In the 2009 Futures Game, Liddi hit third and started at third base for the World team. In the first, he drew a walk from Chris Tillman and came around to score on a Jesus Montero grounder. In the third, he drew another walk, courtesy of Brian Matusz, but was retired on a double play. In the bottom of the third, he moved to first base, replacing Bárbaro Cañizares, as Dayán Viciedo came in to man third. Alex flew out against Jarrod Parker in the 5th. Rene Tosoni pinch-hit for him in the 7th. The World won, 7-5.
He missed the 2009 Baseball World Cup as the California League postseason was in progress. In 2010, he slumped to .281/.353/.476 for the West Tenn Diamond Jaxx with 37 doubles, 8 triples, 15 home runs, 92 RBI and 145 strikeouts while fielding .909 at 3B (after .945 in 2009). He tied Willie Cabrera for fourth in the Southern League in doubles, tied Robinson Chirinos for 8th in homers, tied John Matulia and Dave Sappelt for fifth in triples, led in RBI, led in errors at third base (27) and was second to Carlos Peguero in whiffs. In the 2010 Futures Game, he was the cleanup hitter for the World team, again starting at third. He flew out against Jeremy Hellickson his first trip up, then popped up against Zach Wheeler in the 4th. In the 5th, he made an error on a Mike Trout grounder, setting up a run. Pedro Báez pinch-hit for him in the 6th. The World lost, 9-1. Baseball America named him as the 16th-best SL prospect, between Sappelt and Brandon Beachy.
In 2011, Liddi moved up to the AAA Tacoma Rainiers and was sharper in the field (.943 fielding percentage at 3B; he even got into 24 games at short). He batted .259/.332/.488 with 32 doubles, 30 home runs, 121 runs, 104 RBI and 170 strikeouts in 138 games. He easily led the 2011 Pacific Coast League in runs (21 ahead of Cole Gillespie), was third in home runs (behind Bryan LaHair and Jai Miller), was 5th in RBI (between Brett Pill and Anthony Rizzo) and was second to Miller in strikeouts. He set a new Tacoma record for runs (Hosken Powell had set the mark in 1977) and became the second Tacoma player with both 100 runs and 100 RBI, following Craig Kusick in 1973. He became the 8th player to be chosen for the Futures Game three times, joining Carlos Carrasco, Shin-Soo Choo, Justin Huber, Seung Song, Edwin Encarnación, Gorkys Hernandez and Merkin Valdéz. In the 2011 Futures Game, he hit 5th and started at the hot corner in a 6-4 loss. With two on and two out in the first, he grounded out against Tyler Skaggs. He struck out against Matt Moore in the 4th and grounded out against Drew Pomeranz in the 6th. Jefry Marte replaced him in the bottom of the sixth.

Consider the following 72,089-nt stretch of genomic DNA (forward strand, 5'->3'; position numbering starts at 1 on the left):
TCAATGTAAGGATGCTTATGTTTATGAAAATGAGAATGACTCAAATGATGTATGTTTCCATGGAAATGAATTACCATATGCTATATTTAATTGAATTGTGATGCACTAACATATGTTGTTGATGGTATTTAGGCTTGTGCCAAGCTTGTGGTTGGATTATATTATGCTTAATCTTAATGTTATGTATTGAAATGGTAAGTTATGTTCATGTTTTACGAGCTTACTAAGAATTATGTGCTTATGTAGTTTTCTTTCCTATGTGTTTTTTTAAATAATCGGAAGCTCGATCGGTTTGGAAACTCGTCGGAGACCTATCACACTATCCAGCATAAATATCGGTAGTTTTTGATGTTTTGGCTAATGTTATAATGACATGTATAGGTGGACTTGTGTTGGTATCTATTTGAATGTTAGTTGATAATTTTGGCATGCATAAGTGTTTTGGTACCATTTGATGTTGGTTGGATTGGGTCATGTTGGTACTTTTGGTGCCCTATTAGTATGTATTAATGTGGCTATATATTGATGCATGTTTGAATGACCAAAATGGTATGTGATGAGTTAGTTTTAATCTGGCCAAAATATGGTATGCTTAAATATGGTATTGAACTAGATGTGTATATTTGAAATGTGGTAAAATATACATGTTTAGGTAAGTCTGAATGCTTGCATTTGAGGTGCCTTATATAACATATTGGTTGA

Liddi was a September call-up to the 2011 Mariners. He became the first alumnus of the MLB European Academy to make the majors as well as the first born-and-raised Italian. Previously, only the Netherlands had produced homegrown major leaguers in Europe, including Liddi's Seattle teammate Greg Halman. In his historic MLB debut, he started at third base and hit 9th in a 3-1 loss to the Los Angeles Angels. He grounded out against Jerome Williams in the 3rd then struck out in the 6th. Kyle Seager pinch-hit for him in the 9th inning. He played 15 games in all for the Mariners, going 9 for 40 (.225), with 3 doubles and 3 homers. He made the Mariners' team out of spring training in 2012, although he had to share playing at 3B with Seager. On May 23rd, he hit his first major league grand slam, connecting off the Texas Rangers' Scott Feldman in the 5th inning. The Rangers had decided to walk Dustin Ackley intentionally to pitch to Alex, but he made them pay for their strategy, lining a pitch over the left-field wall at Safeco Field to lead Seattle to a 5-3 win. He was starting in left field that day, as Seager's strong play in the early season meant that the job at the hot corner was his for the immediate future.